April 2011

Building momentum

Dave Siu, general manager of estates management for Shanghai at Wharf China Estates, opens his diary

It's hard to believe that it's been nearly eight months since we first opened Wheelock Square. This 270-meter office tower, the highest building in Puxi, has been attracting large-sized office suppliers with an average take-up of about 1,500 square meters per tenant. What we've seen in recent months shows strong momentum in the Shanghai office market – that multinational companies are resuming their expansion plans after a two-year hiatus. I'm confident this will continue in the next 12 months.

We've signed a number of new commitments at Wheelock Square since launching the building's second phase – floors 36 to 61 of the tower – in January. An architectural firm is taking three whole floors, an Australian company has committed to two whole floors and a Singaporean developer has signed for half a floor. This means we've committed about five to six floors already. It's an exciting response and a sign that there is rising demand for larger, higher-quality office space.

It's always great to receive positive feedback. One bit of happy news from Wheelock Square this month came from one of our tenants, who presented us with a gold plaque as recognition of our excellent property management services. We do not try to run Wheelock Square like other commercial buildings. Actually, we try to manage it more like a hotel: Our reception staff are called "concierge" and we hire people with experience in the hotel and hospitality industry. I think the extra care and effort goes a long way in people's work days. 

Compared to the Hong Kong commercial property environment, Shanghai can be rather complicated. In Hong Kong, once you're given the completion certificate from the government, a property is ready for occupancy. But in Shanghai, you have to obtain various licenses and permits – which are all separate from one another – before you can begin operations. Since launching Wheelock Square in May, we are still waiting for some of the necessary property title deeds – even though we've done all the proper inspections and survey reports. One of the problems is that you have to wait for some licenses before you can get others. We can't apply for a car park license, for example, if we don't have certain title deeds. It's a lengthy process and one of my biggest challenges here.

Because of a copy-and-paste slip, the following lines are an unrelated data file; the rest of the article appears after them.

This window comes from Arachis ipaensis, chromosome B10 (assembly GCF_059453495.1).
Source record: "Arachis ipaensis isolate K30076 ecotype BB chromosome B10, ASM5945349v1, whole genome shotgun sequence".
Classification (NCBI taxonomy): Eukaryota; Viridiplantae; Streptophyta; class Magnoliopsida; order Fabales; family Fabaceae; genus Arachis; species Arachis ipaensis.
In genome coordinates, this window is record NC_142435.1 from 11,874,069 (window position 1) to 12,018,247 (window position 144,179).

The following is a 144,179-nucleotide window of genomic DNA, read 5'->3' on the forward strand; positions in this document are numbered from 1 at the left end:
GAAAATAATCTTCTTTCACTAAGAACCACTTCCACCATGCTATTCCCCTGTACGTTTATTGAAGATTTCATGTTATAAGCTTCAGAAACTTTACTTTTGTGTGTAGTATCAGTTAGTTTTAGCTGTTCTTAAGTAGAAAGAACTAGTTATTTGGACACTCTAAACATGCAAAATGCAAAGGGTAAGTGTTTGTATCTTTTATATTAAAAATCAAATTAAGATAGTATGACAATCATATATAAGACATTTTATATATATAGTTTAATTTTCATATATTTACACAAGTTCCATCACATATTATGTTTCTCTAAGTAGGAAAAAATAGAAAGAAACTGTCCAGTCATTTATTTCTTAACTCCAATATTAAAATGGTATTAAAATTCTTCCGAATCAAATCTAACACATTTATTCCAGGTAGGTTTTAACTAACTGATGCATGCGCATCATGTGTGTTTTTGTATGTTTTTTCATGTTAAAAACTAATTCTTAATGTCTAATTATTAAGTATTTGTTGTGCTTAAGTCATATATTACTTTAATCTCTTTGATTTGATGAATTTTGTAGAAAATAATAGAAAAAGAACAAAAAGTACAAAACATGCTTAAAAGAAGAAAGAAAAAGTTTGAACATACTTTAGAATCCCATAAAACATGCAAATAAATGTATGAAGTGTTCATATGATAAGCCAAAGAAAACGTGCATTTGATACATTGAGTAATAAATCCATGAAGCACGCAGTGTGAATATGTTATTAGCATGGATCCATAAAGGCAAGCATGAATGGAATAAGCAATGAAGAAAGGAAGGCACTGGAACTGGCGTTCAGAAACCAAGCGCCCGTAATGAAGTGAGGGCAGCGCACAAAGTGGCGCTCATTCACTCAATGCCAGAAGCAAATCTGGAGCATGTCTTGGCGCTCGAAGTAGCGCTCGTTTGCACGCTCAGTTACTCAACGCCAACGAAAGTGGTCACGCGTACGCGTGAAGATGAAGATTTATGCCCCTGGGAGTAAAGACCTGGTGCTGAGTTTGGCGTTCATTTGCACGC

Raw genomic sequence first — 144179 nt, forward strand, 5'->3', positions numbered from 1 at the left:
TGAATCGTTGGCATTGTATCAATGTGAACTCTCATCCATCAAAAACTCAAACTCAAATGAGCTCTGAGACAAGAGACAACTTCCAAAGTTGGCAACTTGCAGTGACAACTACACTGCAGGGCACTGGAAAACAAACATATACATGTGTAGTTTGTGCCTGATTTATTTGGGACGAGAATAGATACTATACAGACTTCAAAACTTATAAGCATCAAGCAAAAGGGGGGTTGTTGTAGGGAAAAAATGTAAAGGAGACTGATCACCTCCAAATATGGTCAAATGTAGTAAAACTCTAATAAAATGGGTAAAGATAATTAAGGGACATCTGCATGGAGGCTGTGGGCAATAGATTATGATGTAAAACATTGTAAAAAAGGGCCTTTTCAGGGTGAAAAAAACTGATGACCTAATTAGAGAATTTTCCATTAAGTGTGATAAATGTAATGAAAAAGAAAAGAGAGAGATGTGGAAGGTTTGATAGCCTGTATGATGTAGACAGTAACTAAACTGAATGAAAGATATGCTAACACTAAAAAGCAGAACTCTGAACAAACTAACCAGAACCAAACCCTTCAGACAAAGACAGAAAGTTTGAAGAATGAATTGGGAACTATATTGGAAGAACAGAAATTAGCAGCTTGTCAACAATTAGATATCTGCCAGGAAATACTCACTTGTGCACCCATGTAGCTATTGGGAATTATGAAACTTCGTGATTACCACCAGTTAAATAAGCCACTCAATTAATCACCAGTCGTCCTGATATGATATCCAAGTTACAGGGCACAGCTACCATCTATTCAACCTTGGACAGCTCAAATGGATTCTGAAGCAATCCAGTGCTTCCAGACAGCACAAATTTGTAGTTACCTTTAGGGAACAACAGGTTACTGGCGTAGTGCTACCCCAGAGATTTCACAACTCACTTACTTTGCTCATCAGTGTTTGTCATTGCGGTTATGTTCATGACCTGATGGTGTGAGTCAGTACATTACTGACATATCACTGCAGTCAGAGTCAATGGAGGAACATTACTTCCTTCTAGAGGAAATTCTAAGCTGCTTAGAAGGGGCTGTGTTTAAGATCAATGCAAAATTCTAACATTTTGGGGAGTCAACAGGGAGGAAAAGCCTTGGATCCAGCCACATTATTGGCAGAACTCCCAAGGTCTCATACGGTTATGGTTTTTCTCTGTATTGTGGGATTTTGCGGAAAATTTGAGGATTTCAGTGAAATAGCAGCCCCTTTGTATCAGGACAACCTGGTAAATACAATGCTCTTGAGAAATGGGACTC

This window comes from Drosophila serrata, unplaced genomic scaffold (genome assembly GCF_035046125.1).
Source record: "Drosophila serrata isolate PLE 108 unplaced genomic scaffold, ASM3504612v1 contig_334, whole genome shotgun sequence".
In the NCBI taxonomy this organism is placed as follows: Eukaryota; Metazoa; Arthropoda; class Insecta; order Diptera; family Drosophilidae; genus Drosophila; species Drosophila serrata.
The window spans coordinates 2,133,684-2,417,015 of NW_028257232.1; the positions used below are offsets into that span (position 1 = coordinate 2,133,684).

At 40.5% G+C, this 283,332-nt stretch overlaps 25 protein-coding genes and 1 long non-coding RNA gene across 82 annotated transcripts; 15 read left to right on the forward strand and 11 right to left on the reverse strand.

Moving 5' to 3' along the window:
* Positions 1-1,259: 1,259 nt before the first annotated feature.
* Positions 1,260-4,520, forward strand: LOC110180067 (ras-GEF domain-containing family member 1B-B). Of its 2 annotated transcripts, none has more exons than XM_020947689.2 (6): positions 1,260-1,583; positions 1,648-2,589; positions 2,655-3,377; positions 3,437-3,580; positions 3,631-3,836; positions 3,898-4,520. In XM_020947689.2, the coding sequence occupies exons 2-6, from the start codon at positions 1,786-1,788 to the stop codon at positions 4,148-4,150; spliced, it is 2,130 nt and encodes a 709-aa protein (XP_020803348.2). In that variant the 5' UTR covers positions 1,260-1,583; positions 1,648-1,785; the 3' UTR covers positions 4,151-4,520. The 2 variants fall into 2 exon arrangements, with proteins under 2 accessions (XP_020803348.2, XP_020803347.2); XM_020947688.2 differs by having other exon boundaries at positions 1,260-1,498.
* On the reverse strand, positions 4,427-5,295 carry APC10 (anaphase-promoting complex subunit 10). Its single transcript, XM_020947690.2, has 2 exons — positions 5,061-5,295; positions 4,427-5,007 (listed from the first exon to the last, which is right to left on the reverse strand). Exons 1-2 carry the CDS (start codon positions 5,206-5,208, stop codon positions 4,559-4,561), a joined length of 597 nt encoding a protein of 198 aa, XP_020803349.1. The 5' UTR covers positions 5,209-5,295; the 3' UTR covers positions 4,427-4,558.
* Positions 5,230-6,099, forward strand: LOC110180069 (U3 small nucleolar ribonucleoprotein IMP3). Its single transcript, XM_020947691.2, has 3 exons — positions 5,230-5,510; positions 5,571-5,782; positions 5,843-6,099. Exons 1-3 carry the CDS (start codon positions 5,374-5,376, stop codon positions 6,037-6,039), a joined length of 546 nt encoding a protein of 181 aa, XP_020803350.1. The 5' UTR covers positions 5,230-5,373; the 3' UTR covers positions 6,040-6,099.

Overall, the Chinese economy is still very promising. Government property measures that have been introduced in recent months have targeted the residential sector, and so I believe the impact on the commercial market is not substantial. Wharf is aggressive in terms of land acquisition and full of confidence for China. The group just purchased a plot of commercial land in Changsha, Hunan province for RMB5.6 billion (US$850 million). The plan is to develop a mixed-use complex, similar to Harbour City, a popular complex in Hong Kong which many mainlanders visit for shopping.

Speaking of the differences between Hong Kong and Shanghai – two cities which I travel back and forth between quite often – I am happy that I can enjoy the best of both worlds. In the winter months, I can retreat to Hong Kong's warmer weather. And while managing properties in Shanghai, I have the opportunity to continue learning and working in mainland China's exciting business environment.